Many athletes are familiar with a foam roller, that little tube that people roll up and down their legs. If you don’t already own a foam roller, we strongly suggest you invest in one; some cost as little as $20. This tool helps reduce the risk of injury, speed recovery and can make you a stronger athlete.
Reasons to Use a Foam Roller
Foam rolling can hurt. A lot. So why do people do it? Here are some of the reasons foam rollers exist:
- Simulate deep-tissue massage. Kinks, knots and muscle cramps happen, and since we can’t all afford a massage every day, foam rollers provide a cost-effective solution.
- Reduce muscle soreness by improving blood flow. Intense exercise causes damage to your muscles, resulting in soreness. Foam rolling after a hard workout improves blood flow to speed repair of the damaged muscles.
- Break up scar tissue. The muscle damage from exercise can also cause scar tissue to form. Foam rolling is one way to break up the scar tissue and maintain the elasticity of your muscles.
- Strengthen your core. Foam rollers can also be used as a workout tool to strengthen your core muscles. You can use a roller for crunches, push-ups and various balance drills.
- Prevent injury. All of the reasons to foam roll equate to one thing, preventing injury, and as long as you’re doing it properly, regularly foam rolling is an effective way to prevent sports injuries.
Types of Foam Rollers
Technically there is only one type of foam roller; the solid foam roller. But there are two additional products people use to simulate their own deep-tissue massage and strengthen their core muscles.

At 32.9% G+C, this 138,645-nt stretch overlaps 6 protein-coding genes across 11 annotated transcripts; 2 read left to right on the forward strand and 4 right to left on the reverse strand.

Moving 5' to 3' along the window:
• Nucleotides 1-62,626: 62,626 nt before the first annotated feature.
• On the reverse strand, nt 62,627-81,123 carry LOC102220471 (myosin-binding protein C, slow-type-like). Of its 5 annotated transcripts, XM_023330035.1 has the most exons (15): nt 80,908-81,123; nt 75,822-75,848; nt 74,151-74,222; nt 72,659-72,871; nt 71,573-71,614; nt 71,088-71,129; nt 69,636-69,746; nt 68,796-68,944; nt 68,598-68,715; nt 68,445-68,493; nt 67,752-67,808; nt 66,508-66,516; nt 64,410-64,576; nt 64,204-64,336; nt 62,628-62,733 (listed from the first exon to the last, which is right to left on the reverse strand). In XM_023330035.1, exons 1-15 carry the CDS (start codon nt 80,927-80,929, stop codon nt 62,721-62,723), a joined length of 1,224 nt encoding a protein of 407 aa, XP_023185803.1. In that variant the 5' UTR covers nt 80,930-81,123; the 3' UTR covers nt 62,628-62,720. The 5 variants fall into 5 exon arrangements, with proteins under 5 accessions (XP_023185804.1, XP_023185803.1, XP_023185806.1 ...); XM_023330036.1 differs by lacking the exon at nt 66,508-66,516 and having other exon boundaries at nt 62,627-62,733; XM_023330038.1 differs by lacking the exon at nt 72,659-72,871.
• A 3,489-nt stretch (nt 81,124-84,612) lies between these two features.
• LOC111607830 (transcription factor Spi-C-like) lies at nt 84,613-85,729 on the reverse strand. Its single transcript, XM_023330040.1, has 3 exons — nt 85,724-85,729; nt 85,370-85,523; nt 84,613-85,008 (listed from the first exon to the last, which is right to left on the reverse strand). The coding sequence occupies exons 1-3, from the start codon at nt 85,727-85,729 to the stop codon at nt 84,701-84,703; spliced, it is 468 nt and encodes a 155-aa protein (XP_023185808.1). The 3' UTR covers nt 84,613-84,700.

- Solid foam rollers. Standard foam rollers consist of a solid foam cylinder and are available in different densities. The denser the foam, the more pressure you can exert on cramped muscles. Denser foam rollers also last longer; less-dense rollers become soft and lose their effectiveness over time.
- The Grid. The Grid is a piece of plastic pipe with foam on the outside. The foam is molded into different “Distrodensity Zones.” These zones are designed to simulate how a masseuse applies pressure. For example, there is a zone for fingertip massage.
- Plastic pipe. Some people just forego the foam altogether and use a piece of plastic pipe (like ABS or PVC pipe used for plumbing) to roll out their kinks and break up scar tissue.
Tips for Using a Foam Roller
Using a foam roller sounds simple enough; you just roll up and down sore muscles. But there are a few things to keep in mind so you gain the most benefit from the experience.
- Only foam roll after a workout. Foam rolling works best when your muscles are warm and the blood is flowing. Attempting to foam roll when your muscles are cold will be more painful than necessary and can do more harm than good.
- Do not roll over bones or joints. Rolling over bones and joints will be very painful and potentially damaging, so keep the roller on your muscles.
- Sit in one spot for a while. Deep-tissue massage therapists often press in one area for a long time to “release” your muscles. You can do this with a foam roller by holding it at the area of pain or muscle attachment for a while before rolling the muscle out.
- Roll slowly. Don’t just sit on the foam roller and start rolling really fast. Going slow and focusing on trouble areas will give you a deeper, more effective massage.
- Apply as much body weight as possible. When foam rolling, you use your own body weight to give yourself a deep-tissue massage. The more weight you apply, the deeper the massage, but keep it within your pain threshold. Too much weight on a damaged muscle will only harm it more.
- Relax and breathe. Foam rolling can be painful, but it is even more painful if you hold your breath and tense up. Focus on relaxing and taking steady breaths to help loosen your muscles.
- Drink plenty of water. Water helps keep muscles limber and elastic. Foam rolling causes your body to use water, much like a workout, so you must replenish your fluids afterwards.
Foam rollers are a wise investment for any athlete. They are relatively cheap — available at most sporting goods stores — and can greatly reduce your risk of injury. And anything you can do to reduce your risk of injury is well worth it.Tweet